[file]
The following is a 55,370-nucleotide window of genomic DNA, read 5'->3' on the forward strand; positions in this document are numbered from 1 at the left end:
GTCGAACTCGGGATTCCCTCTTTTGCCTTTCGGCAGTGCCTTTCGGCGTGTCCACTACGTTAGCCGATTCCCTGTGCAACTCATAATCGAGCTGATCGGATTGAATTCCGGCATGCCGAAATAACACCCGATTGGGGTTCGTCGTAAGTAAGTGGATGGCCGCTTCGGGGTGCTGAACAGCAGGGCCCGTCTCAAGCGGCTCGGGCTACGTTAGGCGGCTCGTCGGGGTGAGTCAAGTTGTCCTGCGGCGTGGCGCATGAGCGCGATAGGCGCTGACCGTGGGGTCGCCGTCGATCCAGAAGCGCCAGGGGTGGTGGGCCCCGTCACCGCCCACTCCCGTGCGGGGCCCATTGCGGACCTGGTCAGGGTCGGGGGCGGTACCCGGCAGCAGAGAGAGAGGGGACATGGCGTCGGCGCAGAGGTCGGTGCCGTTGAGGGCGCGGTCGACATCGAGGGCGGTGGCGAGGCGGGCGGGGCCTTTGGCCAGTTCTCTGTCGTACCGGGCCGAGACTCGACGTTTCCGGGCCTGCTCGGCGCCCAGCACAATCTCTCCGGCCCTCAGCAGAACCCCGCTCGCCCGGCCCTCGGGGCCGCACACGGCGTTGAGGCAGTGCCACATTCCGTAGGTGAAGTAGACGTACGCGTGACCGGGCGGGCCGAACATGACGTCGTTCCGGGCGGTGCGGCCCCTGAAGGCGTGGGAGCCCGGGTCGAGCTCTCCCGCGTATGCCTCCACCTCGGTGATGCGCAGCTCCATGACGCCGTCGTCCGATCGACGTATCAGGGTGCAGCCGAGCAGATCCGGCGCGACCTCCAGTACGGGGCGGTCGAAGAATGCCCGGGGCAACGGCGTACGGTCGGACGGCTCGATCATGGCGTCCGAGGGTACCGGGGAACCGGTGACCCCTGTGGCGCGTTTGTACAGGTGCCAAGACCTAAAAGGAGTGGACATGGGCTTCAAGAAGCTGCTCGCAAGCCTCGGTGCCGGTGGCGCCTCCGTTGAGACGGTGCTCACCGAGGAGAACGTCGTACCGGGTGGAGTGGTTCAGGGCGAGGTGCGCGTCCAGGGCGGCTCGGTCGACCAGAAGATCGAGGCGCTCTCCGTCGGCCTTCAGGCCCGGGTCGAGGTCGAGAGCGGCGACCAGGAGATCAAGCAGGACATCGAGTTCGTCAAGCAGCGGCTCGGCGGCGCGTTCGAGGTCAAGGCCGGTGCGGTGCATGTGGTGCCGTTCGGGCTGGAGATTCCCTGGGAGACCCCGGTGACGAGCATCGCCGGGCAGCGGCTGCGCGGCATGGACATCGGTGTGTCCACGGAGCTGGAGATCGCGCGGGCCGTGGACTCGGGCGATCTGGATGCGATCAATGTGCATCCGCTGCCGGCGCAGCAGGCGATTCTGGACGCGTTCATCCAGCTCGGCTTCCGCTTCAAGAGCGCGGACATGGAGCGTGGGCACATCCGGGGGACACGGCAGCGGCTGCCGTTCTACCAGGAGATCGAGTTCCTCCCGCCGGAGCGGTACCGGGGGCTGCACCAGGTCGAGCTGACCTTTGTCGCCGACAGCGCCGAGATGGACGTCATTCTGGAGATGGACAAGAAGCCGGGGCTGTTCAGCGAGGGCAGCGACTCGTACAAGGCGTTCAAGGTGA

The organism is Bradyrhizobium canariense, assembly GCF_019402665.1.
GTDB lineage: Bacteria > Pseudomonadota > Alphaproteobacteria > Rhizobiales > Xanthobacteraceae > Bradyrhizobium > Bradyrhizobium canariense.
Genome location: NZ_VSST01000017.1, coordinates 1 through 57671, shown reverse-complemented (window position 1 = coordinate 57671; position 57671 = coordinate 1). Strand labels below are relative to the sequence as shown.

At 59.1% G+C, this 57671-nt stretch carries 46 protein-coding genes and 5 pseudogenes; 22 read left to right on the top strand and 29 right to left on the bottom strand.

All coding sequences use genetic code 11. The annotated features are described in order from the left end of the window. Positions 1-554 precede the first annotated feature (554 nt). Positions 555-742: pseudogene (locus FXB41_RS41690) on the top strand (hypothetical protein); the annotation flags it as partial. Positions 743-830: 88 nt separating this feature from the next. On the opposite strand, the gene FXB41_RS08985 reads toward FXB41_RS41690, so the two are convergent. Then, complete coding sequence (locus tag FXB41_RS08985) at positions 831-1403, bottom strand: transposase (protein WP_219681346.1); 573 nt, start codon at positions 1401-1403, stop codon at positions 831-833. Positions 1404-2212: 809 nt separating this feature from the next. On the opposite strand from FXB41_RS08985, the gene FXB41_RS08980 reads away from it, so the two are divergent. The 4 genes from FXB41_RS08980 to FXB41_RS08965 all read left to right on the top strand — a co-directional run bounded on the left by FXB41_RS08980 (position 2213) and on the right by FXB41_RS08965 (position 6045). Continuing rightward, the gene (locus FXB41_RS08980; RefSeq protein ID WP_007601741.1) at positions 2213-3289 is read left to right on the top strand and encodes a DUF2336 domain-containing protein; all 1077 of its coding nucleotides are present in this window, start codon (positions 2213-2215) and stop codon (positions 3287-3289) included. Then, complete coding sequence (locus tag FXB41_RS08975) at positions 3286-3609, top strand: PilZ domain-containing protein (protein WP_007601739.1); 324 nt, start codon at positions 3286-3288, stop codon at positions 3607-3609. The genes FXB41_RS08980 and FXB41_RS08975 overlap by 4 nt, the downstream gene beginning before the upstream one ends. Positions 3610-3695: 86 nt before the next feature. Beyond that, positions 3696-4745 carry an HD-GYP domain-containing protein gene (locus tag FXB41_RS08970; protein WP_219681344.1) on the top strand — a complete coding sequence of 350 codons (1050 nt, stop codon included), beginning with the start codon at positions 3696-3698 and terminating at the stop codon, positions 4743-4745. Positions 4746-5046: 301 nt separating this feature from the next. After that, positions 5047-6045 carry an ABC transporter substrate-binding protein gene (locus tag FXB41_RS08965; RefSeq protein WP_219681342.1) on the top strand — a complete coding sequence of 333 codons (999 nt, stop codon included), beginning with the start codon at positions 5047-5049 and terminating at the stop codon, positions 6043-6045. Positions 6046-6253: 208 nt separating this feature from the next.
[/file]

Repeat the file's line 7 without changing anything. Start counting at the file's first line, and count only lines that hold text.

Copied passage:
All coding sequences use genetic code 11. The annotated features are described in order from the left end of the window. Positions 1-554 precede the first annotated feature (554 nt). Positions 555-742: pseudogene (locus FXB41_RS41690) on the top strand (hypothetical protein); the annotation flags it as partial. Positions 743-830: 88 nt separating this feature from the next. On the opposite strand, the gene FXB41_RS08985 reads toward FXB41_RS41690, so the two are convergent. Then, complete coding sequence (locus tag FXB41_RS08985) at positions 831-1403, bottom strand: transposase (protein WP_219681346.1); 573 nt, start codon at positions 1401-1403, stop codon at positions 831-833. Positions 1404-2212: 809 nt separating this feature from the next. On the opposite strand from FXB41_RS08985, the gene FXB41_RS08980 reads away from it, so the two are divergent. The 4 genes from FXB41_RS08980 to FXB41_RS08965 all read left to right on the top strand — a co-directional run bounded on the left by FXB41_RS08980 (position 2213) and on the right by FXB41_RS08965 (position 6045). Continuing rightward, the gene (locus FXB41_RS08980; RefSeq protein ID WP_007601741.1) at positions 2213-3289 is read left to right on the top strand and encodes a DUF2336 domain-containing protein; all 1077 of its coding nucleotides are present in this window, start codon (positions 2213-2215) and stop codon (positions 3287-3289) included. Then, complete coding sequence (locus tag FXB41_RS08975) at positions 3286-3609, top strand: PilZ domain-containing protein (protein WP_007601739.1); 324 nt, start codon at positions 3286-3288, stop codon at positions 3607-3609. The genes FXB41_RS08980 and FXB41_RS08975 overlap by 4 nt, the downstream gene beginning before the upstream one ends. Positions 3610-3695: 86 nt before the next feature. Beyond that, positions 3696-4745 carry an HD-GYP domain-containing protein gene (locus tag FXB41_RS08970; protein WP_219681344.1) on the top strand — a complete coding sequence of 350 codons (1050 nt, stop codon included), beginning with the start codon at positions 3696-3698 and terminating at the stop codon, positions 4743-4745. Positions 4746-5046: 301 nt separating this feature from the next. After that, positions 5047-6045 carry an ABC transporter substrate-binding protein gene (locus tag FXB41_RS08965; RefSeq protein WP_219681342.1) on the top strand — a complete coding sequence of 333 codons (999 nt, stop codon included), beginning with the start codon at positions 5047-5049 and terminating at the stop codon, positions 6043-6045. Positions 6046-6253: 208 nt separating this feature from the next.